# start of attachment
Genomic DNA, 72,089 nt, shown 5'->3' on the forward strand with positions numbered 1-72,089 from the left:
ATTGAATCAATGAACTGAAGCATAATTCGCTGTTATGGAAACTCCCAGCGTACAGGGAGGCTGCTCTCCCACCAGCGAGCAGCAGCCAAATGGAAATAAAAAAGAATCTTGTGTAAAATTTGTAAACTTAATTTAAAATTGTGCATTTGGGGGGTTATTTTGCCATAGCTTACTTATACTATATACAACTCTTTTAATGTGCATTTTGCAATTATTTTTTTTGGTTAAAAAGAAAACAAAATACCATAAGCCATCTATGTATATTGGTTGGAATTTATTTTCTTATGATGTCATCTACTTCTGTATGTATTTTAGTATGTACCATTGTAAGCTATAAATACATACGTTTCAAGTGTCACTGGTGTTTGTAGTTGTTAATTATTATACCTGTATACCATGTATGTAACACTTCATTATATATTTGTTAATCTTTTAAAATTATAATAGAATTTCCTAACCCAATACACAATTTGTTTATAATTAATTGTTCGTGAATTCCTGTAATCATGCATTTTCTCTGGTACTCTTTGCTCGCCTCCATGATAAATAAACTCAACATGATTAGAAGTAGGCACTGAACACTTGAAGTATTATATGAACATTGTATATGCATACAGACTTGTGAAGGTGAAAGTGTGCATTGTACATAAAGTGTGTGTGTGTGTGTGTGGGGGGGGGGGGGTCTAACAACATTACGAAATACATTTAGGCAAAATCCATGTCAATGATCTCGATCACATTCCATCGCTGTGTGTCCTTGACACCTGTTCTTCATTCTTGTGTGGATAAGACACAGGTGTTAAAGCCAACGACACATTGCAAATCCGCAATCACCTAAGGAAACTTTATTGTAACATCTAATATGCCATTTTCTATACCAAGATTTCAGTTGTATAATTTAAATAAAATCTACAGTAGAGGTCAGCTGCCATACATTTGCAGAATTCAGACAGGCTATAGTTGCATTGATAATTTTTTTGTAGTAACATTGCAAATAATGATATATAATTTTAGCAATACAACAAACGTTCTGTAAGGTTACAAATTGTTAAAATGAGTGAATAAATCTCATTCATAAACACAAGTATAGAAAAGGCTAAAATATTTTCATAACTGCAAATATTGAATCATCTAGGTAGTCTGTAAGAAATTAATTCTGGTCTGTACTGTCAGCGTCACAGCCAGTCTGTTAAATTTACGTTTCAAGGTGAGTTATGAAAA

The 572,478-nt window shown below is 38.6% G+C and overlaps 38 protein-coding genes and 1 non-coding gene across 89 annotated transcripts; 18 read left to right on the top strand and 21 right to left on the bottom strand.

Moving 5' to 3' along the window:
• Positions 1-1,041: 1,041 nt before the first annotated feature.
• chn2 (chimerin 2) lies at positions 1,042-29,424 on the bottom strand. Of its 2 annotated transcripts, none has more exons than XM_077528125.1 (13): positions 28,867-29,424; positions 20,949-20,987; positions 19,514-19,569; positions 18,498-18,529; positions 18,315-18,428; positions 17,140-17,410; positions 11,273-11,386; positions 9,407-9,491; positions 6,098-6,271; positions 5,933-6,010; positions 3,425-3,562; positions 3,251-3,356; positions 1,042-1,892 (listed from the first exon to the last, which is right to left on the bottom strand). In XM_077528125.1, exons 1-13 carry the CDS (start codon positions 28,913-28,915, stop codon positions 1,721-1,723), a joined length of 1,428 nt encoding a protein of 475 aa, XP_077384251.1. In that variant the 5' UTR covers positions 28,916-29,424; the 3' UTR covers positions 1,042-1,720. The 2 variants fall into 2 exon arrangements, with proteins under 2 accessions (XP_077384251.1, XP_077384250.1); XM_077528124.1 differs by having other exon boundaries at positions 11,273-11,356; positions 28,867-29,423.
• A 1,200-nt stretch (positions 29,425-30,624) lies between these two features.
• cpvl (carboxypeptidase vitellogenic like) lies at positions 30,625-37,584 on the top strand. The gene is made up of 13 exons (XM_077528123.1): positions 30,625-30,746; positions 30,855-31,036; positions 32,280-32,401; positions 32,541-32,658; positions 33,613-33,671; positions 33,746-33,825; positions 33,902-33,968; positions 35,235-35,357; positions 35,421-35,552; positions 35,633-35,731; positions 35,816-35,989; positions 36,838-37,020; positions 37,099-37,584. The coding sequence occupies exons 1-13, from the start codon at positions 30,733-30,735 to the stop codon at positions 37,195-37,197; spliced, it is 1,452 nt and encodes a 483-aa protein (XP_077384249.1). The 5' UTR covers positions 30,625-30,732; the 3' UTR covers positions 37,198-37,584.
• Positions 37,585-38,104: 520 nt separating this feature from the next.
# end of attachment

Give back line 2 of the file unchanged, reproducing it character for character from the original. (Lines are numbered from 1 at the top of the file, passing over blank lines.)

ATTGAATCAATGAACTGAAGCATAATTCGCTGTTATGGAAACTCCCAGCGTACAGGGAGGCTGCTCTCCCACCAGCGAGCAGCAGCCAAATGGAAATAAAAAAGAATCTTGTGTAAAATTTGTAAACTTAATTTAAAATTGTGCATTTGGGGGGTTATTTTGCCATAGCTTACTTATACTATATACAACTCTTTTAATGTGCATTTTGCAATTATTTTTTTTGGTTAAAAAGAAAACAAAATACCATAAGCCATCTATGTATATTGGTTGGAATTTATTTTCTTATGATGTCATCTACTTCTGTATGTATTTTAGTATGTACCATTGTAAGCTATAAATACATACGTTTCAAGTGTCACTGGTGTTTGTAGTTGTTAATTATTATACCTGTATACCATGTATGTAACACTTCATTATATATTTGTTAATCTTTTAAAATTATAATAGAATTTCCTAACCCAATACACAATTTGTTTATAATTAATTGTTCGTGAATTCCTGTAATCATGCATTTTCTCTGGTACTCTTTGCTCGCCTCCATGATAAATAAACTCAACATGATTAGAAGTAGGCACTGAACACTTGAAGTATTATATGAACATTGTATATGCATACAGACTTGTGAAGGTGAAAGTGTGCATTGTACATAAAGTGTGTGTGTGTGTGTGTGGGGGGGGGGGGGTCTAACAACATTACGAAATACATTTAGGCAAAATCCATGTCAATGATCTCGATCACATTCCATCGCTGTGTGTCCTTGACACCTGTTCTTCATTCTTGTGTGGATAAGACACAGGTGTTAAAGCCAACGACACATTGCAAATCCGCAATCACCTAAGGAAACTTTATTGTAACATCTAATATGCCATTTTCTATACCAAGATTTCAGTTGTATAATTTAAATAAAATCTACAGTAGAGGTCAGCTGCCATACATTTGCAGAATTCAGACAGGCTATAGTTGCATTGATAATTTTTTTGTAGTAACATTGCAAATAATGATATATAATTTTAGCAATACAACAAACGTTCTGTAAGGTTACAAATTGTTAAAATGAGTGAATAAATCTCATTCATAAACACAAGTATAGAAAAGGCTAAAATATTTTCATAACTGCAAATATTGAATCATCTAGGTAGTCTGTAAGAAATTAATTCTGGTCTGTACTGTCAGCGTCACAGCCAGTCTGTTAAATTTACGTTTCAAGGTGAGTTATGAAAA